Security: How can visitor safety be prioritized and ease their stress and anxiety over domestic violent extremism threats?
Spoerndle: We’re constantly finding the balance between security and the overall guest experience. We want guests to come to the venues, so we need to make sure the experience is enjoyable. That doesn’t minimize the need to provide optimal security, however. Security measures are taken to protect and save lives, not to be an inconvenience. In addition to the venue itself, part of our job is to educate the public on this. Venues should promote their security programs to inform guests. The average guest doesn’t always realize how security measures are there to protect them, as providing a safe and secure environment is a top priority. Sporting venues are probably some of the safest spaces because of the security measures and processes in place, which isn’t something to overlook. Educating the guests can also help bring them into the security process. Security is a team effort, and guests can play a huge role in keeping the facility safe. Making sure guests know how to report misconduct and whom to report to is crucial. Today, many venues have anonymous texting systems in place to report things like inappropriate behavior or unattended bags. With guests catching these incidents early on at an event, security personnel can defuse the situation earlier.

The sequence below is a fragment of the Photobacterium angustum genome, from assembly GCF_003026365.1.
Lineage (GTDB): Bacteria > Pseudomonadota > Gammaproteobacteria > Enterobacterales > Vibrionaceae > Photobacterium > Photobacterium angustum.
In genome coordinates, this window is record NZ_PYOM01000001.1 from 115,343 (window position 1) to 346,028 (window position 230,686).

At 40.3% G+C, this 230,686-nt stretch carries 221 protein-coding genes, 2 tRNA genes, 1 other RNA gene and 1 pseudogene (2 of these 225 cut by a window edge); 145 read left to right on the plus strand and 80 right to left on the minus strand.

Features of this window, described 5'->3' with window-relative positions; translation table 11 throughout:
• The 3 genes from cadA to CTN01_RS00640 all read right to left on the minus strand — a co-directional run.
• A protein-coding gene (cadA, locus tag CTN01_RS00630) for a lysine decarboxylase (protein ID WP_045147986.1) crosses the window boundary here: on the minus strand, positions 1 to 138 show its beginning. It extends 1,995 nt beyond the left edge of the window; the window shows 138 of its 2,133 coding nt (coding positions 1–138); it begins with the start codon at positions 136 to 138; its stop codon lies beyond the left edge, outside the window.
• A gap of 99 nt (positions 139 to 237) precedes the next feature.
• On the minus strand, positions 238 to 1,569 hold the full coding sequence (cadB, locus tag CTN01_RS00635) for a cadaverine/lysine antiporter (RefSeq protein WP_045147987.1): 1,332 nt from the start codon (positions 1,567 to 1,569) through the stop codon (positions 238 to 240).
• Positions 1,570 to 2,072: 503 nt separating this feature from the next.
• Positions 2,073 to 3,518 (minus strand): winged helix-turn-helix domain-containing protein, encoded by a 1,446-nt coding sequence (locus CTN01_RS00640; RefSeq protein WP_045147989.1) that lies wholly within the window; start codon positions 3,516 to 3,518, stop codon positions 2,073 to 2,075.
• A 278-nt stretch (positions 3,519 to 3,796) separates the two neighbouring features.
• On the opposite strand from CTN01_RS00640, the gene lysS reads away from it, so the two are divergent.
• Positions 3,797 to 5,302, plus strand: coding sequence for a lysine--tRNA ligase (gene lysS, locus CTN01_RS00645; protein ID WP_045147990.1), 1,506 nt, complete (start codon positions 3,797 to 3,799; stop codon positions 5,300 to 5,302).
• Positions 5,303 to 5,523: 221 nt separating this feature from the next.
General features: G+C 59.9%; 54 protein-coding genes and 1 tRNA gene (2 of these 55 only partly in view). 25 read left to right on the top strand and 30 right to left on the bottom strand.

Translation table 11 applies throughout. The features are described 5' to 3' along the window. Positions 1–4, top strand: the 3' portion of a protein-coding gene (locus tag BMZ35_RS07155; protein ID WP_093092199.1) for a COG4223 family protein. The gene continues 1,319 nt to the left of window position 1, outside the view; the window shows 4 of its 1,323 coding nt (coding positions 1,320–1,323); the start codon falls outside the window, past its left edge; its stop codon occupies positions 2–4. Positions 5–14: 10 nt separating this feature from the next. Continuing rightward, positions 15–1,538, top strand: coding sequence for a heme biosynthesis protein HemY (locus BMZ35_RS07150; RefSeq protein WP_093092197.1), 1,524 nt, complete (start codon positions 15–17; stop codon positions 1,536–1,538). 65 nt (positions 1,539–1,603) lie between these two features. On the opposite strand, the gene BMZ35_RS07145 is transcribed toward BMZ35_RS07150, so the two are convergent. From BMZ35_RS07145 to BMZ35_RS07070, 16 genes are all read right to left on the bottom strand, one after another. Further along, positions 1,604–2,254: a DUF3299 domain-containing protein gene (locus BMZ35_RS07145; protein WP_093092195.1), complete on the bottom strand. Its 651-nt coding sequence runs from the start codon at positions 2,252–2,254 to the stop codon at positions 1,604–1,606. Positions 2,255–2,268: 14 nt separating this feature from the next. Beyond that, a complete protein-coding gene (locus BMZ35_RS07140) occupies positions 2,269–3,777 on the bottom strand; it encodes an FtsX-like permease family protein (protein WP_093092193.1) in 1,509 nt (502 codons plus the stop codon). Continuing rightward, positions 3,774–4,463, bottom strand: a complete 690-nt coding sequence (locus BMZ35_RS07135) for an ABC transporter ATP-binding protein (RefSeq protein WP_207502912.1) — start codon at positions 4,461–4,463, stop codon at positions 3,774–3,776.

Security: What should situational awareness for event personnel and attendees look like?
Spoerndle: Attendees should look out for any unusual behavior. One thing attendees hear all the time is that they should report randomly placed, unattended bags to the staff. Attendees should generally use common sense and treat the event like they would any other situation— be on the lookout for inebriation, verbal threats and yelling, and avoid dimly lit or isolated areas. Aggressive incidents don’t happen without some preemptive behavior cues, so really anything that feels like misconduct should be reported. We want to be proactive, as tackling an issue before it escalates is critical.
Security: How can the community, leaders, security personnel and law enforcement work together to minimize these threats?
Spoerndle: It takes an army of people to put on an event, so we need all stakeholders working together to evaluate risks and mitigate them. Venues are well-prepared for threats between metal detection, bag checks, and having protocols in place — but minimizing these threats is a combination of technology and manpower. We often work with local law enforcement, city officials and sometimes even lighting companies to assess and manage venue security and attendee safety. Every role is critical — from custodial staff, food workers and guests — in keeping the facility safe. These extra eyes and ears help see things that security personnel may not see as quickly. It’s everyone’s job to be as observant and alert as they can be. Security will always be a team effort.